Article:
PH won't stamp Chinese e-passports
|A woman holds a Chinese passport, displaying a Chinese map which includes an area in the South China Sea inside a line of dashes representing maritime territory claimed by China (L, top) and a picture of Beijing's Tiananmen Square (bottom), at an office in Wuhan airport, Hubei province, November 23, 2012. The Philippines and Vietnam condemned Chinese passports containing a map of China's disputed maritime claims on Thursday, branding the new design a violation of their sovereignty. REUTERS/Stringer|
MANILA, Philippines - The Philippine government will no longer stamp entry visas on new Chinese e-passports which feature a map of Beijing's controversial claim to almost all of the South China Sea.
In a statement, the Department of Foreign Affairs (DFA) said that: "Further to the Philippine protest against the inclusion of the 9-dash line map in the Chinese e-passport which covers an area that is part of the Philippine territory and maritime domain, the Philippines will no longer stamp its visas on the Chinese e-passport."
"Instead, the Philippines will stamp it on a separate visa application form," it added.
The DFA said the action is being undertaken to avoid the Philippines being misconstrued as legitimizing the 9-dash line every time a Philippine visa is stamped on Chinese e-passports.
The government said it is preparing early implementation of the move.
"Through this action, the Philippines reinforces its protest against China's excessive claim over almost the entire South China Sea including the West Philippine Sea," it said.
"The Philippines views said expansive 9-dash claim as inconsistent with international law, specifically UNCLOS."
The Philippines' action is similar to the one taken by Vietnamese immigration officers who refused to stamp entry visas on Chinese e-passports.
"We do not stamp the new Chinese passports," said an official at Hanoi's Noi Bai Airport, the country's main international gateway.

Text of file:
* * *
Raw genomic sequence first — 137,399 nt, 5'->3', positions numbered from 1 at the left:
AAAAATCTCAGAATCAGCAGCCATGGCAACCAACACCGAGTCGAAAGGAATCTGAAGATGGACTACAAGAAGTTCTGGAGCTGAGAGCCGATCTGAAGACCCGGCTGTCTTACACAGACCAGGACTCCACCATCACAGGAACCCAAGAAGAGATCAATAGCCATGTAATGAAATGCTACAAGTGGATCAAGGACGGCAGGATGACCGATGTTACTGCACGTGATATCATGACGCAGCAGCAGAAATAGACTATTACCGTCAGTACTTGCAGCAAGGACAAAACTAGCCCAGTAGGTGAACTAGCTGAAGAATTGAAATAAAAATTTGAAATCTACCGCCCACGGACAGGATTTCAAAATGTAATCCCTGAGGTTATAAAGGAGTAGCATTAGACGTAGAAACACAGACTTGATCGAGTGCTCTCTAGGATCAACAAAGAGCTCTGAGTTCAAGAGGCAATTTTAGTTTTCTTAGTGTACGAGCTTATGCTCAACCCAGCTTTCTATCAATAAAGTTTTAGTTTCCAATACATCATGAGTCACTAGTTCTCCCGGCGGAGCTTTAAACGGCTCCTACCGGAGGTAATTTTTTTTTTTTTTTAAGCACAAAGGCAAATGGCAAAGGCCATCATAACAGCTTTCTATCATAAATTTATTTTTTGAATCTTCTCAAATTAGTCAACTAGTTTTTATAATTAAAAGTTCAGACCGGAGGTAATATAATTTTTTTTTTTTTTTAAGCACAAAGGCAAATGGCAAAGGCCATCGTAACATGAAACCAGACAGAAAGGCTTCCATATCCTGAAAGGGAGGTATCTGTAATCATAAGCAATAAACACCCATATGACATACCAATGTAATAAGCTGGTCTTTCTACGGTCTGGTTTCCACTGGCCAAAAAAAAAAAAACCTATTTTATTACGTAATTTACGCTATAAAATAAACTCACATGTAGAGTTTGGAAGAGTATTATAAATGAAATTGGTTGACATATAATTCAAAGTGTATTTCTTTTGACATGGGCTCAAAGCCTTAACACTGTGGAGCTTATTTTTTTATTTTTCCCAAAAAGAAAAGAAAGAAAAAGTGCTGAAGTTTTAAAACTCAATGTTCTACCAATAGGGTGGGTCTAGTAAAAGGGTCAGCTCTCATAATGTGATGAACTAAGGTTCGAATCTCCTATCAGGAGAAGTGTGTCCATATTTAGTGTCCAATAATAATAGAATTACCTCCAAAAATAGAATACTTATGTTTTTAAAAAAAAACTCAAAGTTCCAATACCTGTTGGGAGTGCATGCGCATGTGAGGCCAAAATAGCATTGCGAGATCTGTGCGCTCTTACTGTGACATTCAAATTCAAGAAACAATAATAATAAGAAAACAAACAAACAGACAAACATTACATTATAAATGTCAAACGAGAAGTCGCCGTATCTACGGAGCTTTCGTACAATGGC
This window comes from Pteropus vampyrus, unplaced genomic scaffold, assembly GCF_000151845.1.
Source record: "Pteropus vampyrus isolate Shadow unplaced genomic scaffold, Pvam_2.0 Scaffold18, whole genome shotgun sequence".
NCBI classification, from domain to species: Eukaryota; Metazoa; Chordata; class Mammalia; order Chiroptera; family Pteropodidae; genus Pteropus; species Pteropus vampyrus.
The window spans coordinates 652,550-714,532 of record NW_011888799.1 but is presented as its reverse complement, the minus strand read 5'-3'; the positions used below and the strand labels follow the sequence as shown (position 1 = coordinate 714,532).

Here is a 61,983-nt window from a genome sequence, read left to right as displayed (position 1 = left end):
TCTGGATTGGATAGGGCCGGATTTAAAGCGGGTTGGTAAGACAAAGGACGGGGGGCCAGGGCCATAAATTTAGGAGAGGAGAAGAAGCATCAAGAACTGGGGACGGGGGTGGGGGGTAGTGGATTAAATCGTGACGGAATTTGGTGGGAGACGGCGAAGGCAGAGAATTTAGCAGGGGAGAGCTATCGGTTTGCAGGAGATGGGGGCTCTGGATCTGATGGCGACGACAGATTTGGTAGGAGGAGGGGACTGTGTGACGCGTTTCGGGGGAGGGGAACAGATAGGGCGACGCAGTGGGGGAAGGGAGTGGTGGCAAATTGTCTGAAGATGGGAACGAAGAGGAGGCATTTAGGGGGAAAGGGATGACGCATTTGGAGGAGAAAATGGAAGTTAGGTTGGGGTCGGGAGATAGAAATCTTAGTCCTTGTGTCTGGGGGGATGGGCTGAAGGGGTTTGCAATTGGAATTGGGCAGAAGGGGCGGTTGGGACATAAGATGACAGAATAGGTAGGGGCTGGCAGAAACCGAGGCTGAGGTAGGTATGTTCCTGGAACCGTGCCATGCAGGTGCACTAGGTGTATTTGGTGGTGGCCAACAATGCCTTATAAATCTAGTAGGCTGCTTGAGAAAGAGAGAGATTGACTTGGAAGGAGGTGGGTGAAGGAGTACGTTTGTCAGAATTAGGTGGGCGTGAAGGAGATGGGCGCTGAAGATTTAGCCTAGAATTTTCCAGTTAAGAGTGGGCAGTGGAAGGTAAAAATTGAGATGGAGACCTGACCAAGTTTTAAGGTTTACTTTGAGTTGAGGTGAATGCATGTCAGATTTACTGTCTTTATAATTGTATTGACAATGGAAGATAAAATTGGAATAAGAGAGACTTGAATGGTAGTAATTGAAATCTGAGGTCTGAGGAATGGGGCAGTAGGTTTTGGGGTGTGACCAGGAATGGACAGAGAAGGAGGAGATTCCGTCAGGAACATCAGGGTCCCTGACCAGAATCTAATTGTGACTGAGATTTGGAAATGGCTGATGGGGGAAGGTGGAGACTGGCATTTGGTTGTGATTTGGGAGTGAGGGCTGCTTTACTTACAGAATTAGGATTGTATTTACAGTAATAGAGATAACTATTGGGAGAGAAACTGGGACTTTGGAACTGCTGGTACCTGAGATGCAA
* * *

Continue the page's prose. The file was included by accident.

"We issue them a separate visa," said the official, who did not want to be named.
A border guard in northern Lang Son province said they were also not stamping the new passports but issuing separate visas to Chinese arrivals.
Even with the new passports, however, "Chinese citizens can still travel normally through the border gate," the guard added.
Chinese Foreign Ministry spokesman Hong Lei said Tuesday that he was not aware of Vietnam's refusal to stamp visas in China's new passports.
Beijing has attempted to downplay the diplomatic fallout from the recently introduced passports, with the foreign ministry arguing the maps were "not made to target any specific country".
Microblog users in China complained the immigration rules for the new passports were causing inconvenience and delays on arrival.
"Immigration is requesting a separate visa form. This is causing lots of trouble, and is very time consuming," one user wrote on Weibo, China's version of Twitter.
Beijing has long infuriated southern neighbors such as Vietnam with its claim to vast swathes of the South China Sea, with Chinese maps showing a "nine-dash line" that runs almost to the Philippine and Malaysian coasts.
Both the Philippines and India have also protested against the map in Beijing's new biometric passports.
India has started stamping its own map onto visas issued to Chinese visitors as the map shows the disputed border areas of Arunachal Pradesh and Aksai Chin as part of Chinese territory.
Manila, which claims part of the Spratlys, sent Beijing a formal protest letter last week, calling the maps "an excessive declaration of maritime space in violation of international law".
The South China Sea is strategically significant, home to some of the world's most important shipping lanes and believed to be rich in resources.
Other claimants to parts of the South China Sea are Brunei, Malaysia and Taiwan. With Agence France-Presse